How Family Funders Can Keep Equity Front and Center During and Following National Crises

Photo credit: Clay Banks on Unsplash

In late March, one of the family foundations I advise reached out to their grantees to check in and see how the organizations and their leaders were navigating the COVID-19 pandemic. They learned that some of their grantees were looking to support the urgent food, housing, and mental health needs of the families they serve. The grantees include a Colorado-based organization that empowers low-income families and families of color to engage in their children’s education, so in some ways this request fell outside the scope of their day-to-day mission.

Even though the request could have been considered mission drift by some, my client immediately sent $20,000 to support the effort. In fact, they sent similar grants to a number of their grantees.

What my client did was something I encourage all funders to consider in the wake of the dual crises of the pandemic and ongoing systemic racism that this nation is facing: respond to the needs of your grantees who are closest to the most-affected communities.

Forward-thinking philanthropists are always looking for ways to provide support—emergency or otherwise—to their grantees in an equitable way. They don’t want their giving to exacerbate existing inequalities, particularly during a pandemic with higher death rates among black and brown communities.

During a crisis, it’s crucial for family funders to focus on getting resources—and the power to distribute those resources—into the hands of the communities who are most impacted by the pandemic.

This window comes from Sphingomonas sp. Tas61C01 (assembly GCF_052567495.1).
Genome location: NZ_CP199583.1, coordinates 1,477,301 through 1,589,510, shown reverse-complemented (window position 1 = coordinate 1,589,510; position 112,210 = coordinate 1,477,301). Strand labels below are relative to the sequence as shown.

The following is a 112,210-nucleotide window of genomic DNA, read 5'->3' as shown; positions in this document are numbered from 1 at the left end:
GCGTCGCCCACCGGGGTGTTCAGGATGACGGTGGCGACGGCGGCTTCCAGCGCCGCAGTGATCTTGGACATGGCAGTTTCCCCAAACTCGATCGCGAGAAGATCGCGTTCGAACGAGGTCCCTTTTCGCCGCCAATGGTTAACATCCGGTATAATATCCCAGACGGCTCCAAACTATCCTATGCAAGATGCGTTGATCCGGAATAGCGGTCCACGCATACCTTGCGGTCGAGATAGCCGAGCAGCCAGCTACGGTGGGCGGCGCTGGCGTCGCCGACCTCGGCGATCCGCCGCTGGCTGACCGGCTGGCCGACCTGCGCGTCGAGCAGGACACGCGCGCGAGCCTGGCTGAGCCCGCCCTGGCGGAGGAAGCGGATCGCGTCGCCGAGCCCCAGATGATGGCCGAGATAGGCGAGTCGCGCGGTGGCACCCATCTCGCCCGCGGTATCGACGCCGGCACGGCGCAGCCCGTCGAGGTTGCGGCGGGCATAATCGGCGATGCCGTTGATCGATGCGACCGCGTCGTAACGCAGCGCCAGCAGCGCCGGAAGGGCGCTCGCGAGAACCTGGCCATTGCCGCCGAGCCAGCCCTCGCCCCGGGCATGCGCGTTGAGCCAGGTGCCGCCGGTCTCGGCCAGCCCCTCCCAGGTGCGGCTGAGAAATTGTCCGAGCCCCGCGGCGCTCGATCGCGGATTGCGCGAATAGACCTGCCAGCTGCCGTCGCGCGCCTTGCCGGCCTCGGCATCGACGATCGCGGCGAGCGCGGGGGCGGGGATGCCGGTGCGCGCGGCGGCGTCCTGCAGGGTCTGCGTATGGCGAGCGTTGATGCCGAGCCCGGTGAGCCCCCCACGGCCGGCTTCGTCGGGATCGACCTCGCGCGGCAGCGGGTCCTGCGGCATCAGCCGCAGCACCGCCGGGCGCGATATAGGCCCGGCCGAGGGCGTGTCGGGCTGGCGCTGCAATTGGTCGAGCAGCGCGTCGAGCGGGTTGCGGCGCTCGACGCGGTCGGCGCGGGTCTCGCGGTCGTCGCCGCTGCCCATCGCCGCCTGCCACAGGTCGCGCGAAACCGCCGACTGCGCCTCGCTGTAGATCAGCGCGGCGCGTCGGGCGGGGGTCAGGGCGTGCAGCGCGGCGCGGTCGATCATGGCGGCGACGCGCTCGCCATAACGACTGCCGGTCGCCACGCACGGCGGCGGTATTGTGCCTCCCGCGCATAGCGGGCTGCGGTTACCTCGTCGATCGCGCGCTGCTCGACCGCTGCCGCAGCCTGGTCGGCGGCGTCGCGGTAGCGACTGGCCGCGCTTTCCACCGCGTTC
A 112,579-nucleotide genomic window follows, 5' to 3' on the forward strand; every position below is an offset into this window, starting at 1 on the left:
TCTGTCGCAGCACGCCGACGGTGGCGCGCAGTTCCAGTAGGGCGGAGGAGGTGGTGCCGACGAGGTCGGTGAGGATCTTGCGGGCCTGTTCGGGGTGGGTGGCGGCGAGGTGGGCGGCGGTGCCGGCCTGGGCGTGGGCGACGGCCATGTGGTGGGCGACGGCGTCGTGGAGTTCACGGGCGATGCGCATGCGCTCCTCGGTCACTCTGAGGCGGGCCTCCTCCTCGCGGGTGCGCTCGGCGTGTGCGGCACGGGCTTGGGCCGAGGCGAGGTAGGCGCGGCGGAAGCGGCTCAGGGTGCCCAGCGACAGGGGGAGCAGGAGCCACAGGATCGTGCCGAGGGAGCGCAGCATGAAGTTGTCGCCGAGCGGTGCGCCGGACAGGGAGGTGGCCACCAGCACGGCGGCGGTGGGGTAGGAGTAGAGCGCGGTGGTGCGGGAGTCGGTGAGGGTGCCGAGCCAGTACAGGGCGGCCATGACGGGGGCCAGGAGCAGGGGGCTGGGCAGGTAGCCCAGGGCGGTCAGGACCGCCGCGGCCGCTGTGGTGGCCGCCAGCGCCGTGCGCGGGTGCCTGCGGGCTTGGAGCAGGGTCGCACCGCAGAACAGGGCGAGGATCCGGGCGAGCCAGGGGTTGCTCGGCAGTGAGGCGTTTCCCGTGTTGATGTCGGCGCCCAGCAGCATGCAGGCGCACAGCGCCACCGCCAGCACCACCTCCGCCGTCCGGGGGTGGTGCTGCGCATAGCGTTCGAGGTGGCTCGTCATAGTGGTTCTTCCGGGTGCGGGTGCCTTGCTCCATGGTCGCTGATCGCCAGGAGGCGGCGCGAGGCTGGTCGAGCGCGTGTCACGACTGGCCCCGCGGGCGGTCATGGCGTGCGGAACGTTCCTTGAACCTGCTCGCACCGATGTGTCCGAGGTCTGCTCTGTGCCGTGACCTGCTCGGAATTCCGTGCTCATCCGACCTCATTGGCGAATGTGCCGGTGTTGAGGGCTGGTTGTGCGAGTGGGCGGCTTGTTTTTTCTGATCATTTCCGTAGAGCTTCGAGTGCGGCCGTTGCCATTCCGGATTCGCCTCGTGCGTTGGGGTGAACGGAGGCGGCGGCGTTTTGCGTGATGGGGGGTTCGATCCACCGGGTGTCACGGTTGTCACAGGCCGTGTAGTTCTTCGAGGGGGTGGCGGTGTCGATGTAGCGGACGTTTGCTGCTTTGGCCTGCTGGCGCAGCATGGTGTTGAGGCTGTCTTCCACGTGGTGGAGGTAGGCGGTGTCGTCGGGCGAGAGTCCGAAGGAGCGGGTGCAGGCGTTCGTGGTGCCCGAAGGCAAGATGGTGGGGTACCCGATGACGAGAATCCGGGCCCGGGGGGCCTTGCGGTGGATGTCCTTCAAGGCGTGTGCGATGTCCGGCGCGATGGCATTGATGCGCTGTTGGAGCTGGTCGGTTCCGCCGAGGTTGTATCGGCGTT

Here are three ways family funders can keep equity at the forefront in their immediate and long-term response to both COVID-19 and systemic racism.

Provide emergency support through grants that might otherwise seem like mission drift.

A crisis provides an opportunity for family funders to reevaluate the criteria they use to decide who gets funding and why. Traditional philanthropy tends to prioritize the grant applicants who check all the boxes of a good resume, a long track record, and a well-written plan, while putting little emphasis on the relevant life experience of the organization’s leadership.

But in the example of the education-focused grantee mentioned before, it is the lived experience of the grantee’s leadership team that makes them the best equipped to distribute emergency funds to the families they are connected to. Their direct personal connection with the lived experiences of the community members has enabled them to build trust and legitimacy, giving them the access to understand the community’s needs (and assets), and the well-informed framing to respond to those needs thoughtfully.

It is very possible that your grantees may have built trust with communities in a way that established institutions (including food banks or homeless prevention services) have not.

Use stakeholder engagement grants to support a broader coalition.

One of our clients has made a concerted effort over the past few years to diversify the grantmaking pipeline for their core focus areas, which often lead to multi-year six-figure grants. This effort stemmed from the recognition that in order to achieve their vision, they must support leaders who come from and represent communities of color. They have made a lot of progress, but they realized one area of their giving is still dominated by white-led organizations: their smaller grants.

These smaller grants are a great tool for supporting cross-sector efforts to tackle intertwined social problems, especially for a family foundation that directs the majority of its funding on to one or a few causes. These grants are typically $25,000 or less; they are often given to initiatives outside of the foundation’s key focus areas, but are engaged in aligned efforts that impact the same communities and/or issues.